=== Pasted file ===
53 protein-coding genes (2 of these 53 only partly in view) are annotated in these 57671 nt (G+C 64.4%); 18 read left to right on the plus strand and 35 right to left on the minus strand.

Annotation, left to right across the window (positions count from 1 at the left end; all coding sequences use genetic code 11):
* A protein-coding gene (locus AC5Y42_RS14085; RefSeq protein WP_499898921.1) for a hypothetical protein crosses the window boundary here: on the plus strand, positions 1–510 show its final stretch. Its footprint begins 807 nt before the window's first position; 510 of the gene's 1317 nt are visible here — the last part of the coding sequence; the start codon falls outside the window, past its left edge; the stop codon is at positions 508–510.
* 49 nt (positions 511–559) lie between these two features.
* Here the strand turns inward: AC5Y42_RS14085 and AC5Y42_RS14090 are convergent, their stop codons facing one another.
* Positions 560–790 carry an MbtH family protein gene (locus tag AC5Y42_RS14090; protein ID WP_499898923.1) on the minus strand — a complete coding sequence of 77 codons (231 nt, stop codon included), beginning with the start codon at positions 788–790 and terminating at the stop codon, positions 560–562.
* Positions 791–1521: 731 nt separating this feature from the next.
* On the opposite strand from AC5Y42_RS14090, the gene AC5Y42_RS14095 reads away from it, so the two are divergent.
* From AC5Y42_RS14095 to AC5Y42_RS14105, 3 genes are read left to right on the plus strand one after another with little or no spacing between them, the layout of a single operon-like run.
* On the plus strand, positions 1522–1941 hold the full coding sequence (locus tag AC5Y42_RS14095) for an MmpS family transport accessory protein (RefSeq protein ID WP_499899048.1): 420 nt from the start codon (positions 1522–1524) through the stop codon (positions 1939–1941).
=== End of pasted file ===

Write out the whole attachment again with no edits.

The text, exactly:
53 protein-coding genes (2 of these 53 only partly in view) are annotated in these 57671 nt (G+C 64.4%); 18 read left to right on the plus strand and 35 right to left on the minus strand.

Annotation, left to right across the window (positions count from 1 at the left end; all coding sequences use genetic code 11):
* A protein-coding gene (locus AC5Y42_RS14085; RefSeq protein WP_499898921.1) for a hypothetical protein crosses the window boundary here: on the plus strand, positions 1–510 show its final stretch. Its footprint begins 807 nt before the window's first position; 510 of the gene's 1317 nt are visible here — the last part of the coding sequence; the start codon falls outside the window, past its left edge; the stop codon is at positions 508–510.
* 49 nt (positions 511–559) lie between these two features.
* Here the strand turns inward: AC5Y42_RS14085 and AC5Y42_RS14090 are convergent, their stop codons facing one another.
* Positions 560–790 carry an MbtH family protein gene (locus tag AC5Y42_RS14090; protein ID WP_499898923.1) on the minus strand — a complete coding sequence of 77 codons (231 nt, stop codon included), beginning with the start codon at positions 788–790 and terminating at the stop codon, positions 560–562.
* Positions 791–1521: 731 nt separating this feature from the next.
* On the opposite strand from AC5Y42_RS14090, the gene AC5Y42_RS14095 reads away from it, so the two are divergent.
* From AC5Y42_RS14095 to AC5Y42_RS14105, 3 genes are read left to right on the plus strand one after another with little or no spacing between them, the layout of a single operon-like run.
* On the plus strand, positions 1522–1941 hold the full coding sequence (locus tag AC5Y42_RS14095) for an MmpS family transport accessory protein (RefSeq protein ID WP_499899048.1): 420 nt from the start codon (positions 1522–1524) through the stop codon (positions 1939–1941).